Yesterday I wrote a piece on the Basics of video editing and what you need to know in order to edit that footage of the round Australia caravan trip, the grand child’s first steps or footy match, the family wedding or other get together or simply create a short video for your Instagram feed, Facebook page or YouTube / Vimeo / TikTok account.
In hindsight, whilst the article has seemed to fill a required purpose (judging by the number of readers), what probably should have prefaced it was a story on what equipment is needed in order to be able to actually do that editing successfully and painlessly.
Video editing is probably the most hardware specification intensive task there is and having an under horse-powered computer is very frustrating.
There are other tools too – hardware and software – to make life easier.
So here is a list of the basics I recommend and some options too.
I could bore you silly with explanations of fast RAM, specific video cards with super-duper GPUs on them and other nerdy esoteric stuff, but I won’t. Suffice to say that in this day and age, as long as you have the following specifications no matter it be a desktop or laptop or Mac or Windows based, you should be fine AS A MINIMUM.
- 16GB RAM – the more the merrier.
- 500 GB hard disk (preferably what is known as an SSD or solid-state disk).
- Minimum 2 USB ports – one for a mouse as using touch pads for video is p-a-i-n-f-u-l!
- Screen with resolution of MINIMUM 1920 x 1080 pixels
- Intel i7 or better processor
- SD card slot (not just a micro-SD card slot as comes with some Microsoft Surfaces or ASUS laptops)
That’ll get you going
Other hardware (optional)
- A FAST external hard drive such as the SanDisk Extreme Pro SSD I mention yesterday is a good an on and video files stored on this can be edited directly without having to copy them to your main computer hard drive
- A Contour ShuttlePro 2 is a highly recommended bit of kit for precise editing. See a full review here.
- A DECENT mouse such as a Logitech MX Master 3. Your wrists will thank me down the track (See why here).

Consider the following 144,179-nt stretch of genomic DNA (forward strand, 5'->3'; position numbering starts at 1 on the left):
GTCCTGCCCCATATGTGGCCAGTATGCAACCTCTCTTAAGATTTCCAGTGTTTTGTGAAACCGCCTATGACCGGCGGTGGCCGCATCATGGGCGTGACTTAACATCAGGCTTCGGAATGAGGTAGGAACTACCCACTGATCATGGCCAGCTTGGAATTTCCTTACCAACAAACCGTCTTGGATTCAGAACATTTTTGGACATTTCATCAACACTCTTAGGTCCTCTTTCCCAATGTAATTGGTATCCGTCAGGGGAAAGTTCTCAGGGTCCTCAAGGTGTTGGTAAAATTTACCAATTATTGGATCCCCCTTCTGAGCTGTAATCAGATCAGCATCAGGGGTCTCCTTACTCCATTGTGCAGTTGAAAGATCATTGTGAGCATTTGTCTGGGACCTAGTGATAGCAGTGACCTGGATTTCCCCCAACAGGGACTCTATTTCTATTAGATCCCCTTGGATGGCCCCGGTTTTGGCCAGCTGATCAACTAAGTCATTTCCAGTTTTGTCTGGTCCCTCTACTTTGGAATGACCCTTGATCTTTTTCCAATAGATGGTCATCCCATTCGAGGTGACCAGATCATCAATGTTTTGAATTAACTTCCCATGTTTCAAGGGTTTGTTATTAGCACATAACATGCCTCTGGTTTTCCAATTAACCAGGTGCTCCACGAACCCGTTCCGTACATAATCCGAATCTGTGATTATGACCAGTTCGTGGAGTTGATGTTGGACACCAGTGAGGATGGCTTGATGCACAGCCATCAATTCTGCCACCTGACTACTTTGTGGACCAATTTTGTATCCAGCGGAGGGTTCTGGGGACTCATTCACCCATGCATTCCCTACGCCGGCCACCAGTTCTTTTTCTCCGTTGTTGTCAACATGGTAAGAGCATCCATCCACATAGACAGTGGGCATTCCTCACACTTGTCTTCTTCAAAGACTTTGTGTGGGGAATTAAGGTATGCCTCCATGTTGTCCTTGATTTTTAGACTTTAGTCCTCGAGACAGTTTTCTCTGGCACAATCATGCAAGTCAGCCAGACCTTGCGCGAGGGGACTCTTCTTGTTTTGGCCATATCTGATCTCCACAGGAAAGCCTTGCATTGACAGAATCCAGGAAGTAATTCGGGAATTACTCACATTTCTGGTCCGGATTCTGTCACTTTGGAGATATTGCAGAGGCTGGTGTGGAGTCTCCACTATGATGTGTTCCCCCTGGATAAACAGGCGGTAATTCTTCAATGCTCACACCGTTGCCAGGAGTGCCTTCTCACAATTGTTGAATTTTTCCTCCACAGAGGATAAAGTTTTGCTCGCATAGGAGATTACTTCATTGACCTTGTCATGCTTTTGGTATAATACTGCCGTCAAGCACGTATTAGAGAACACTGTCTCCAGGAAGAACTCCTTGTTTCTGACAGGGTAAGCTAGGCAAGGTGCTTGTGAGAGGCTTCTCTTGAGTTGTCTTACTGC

- A DECENT keyboard. I use a Logitech gaming unit as the keys are orange backlit, but I also recommend those dedicated ones designed with coloured keycaps for specific video editing programs such as Vegas Pro, Adobe Premiere or Grass Valley EDIUS for example. If you are flush with a few dollars and use the very good (and free) Da Vinci Resolve editing software, then the Blackmagic Design DaVinci keyboard is a ripper, albeit expensive.
- A really, really good set of headphones, especially if you create music videos. You want a set that doesn’t “colour” your audio with extra bass or other frequencies and our resident audio expert here at Australian Videocamera recommends the Sennheiser range for just that reason. The best of the best is the HD660S headphone and there is a full review here.
Most of the better video editing packages (also known as NLEs) have a feast of inbuilt features, but as your interest in editing and film making grows, there are add on packages I can highly recommend as superb adjuncts to make life easier, editing faster and give more flexibility.
Kyno is a superb automatic cataloguing system for all your clips, stills and other media used in making videos – including audio. Check our review and get a trial version (you will NEVER go back!)
Techsmith SNAGIT and Camtasia.
For getting screen grabs and quick and dirty image manipulation (SNAGIT) or for more complex grabbing of screen animations (Camtasia) you cannot go past these two. If you make tutorials, they are invaluable. Get trial versions here.
This program is a boon for those that use so-called “action cams” as they have a number of, shall we call, quirks inherent in their design that ProDrenalin (and its bigger brother Mercalli) assist in rectifying including “curved horizon” and the horrible distortion effect seen mostly notably on clips of aircraft propellers. But ProDrenalin is also useful for smartphone and camera / camcorder shooters as well as action cam users to remove any camera shake.
If you have a hankering for fancy titles and text overlays, have a look at Bluff Titler. Not as sophisticated some may say as NewBlue Titler Pro, but not as expensive either while still being a very classy package!
There are many other add-on bits of hardware, plugins for NLEs and 3rd party applications in the wonderful world of video making and I have only covered a tiny fraction of what is available. These are the ones I think everyone should have as a minimum, but we regularly cover all aspects of hardware and software in Australian Videocamera.
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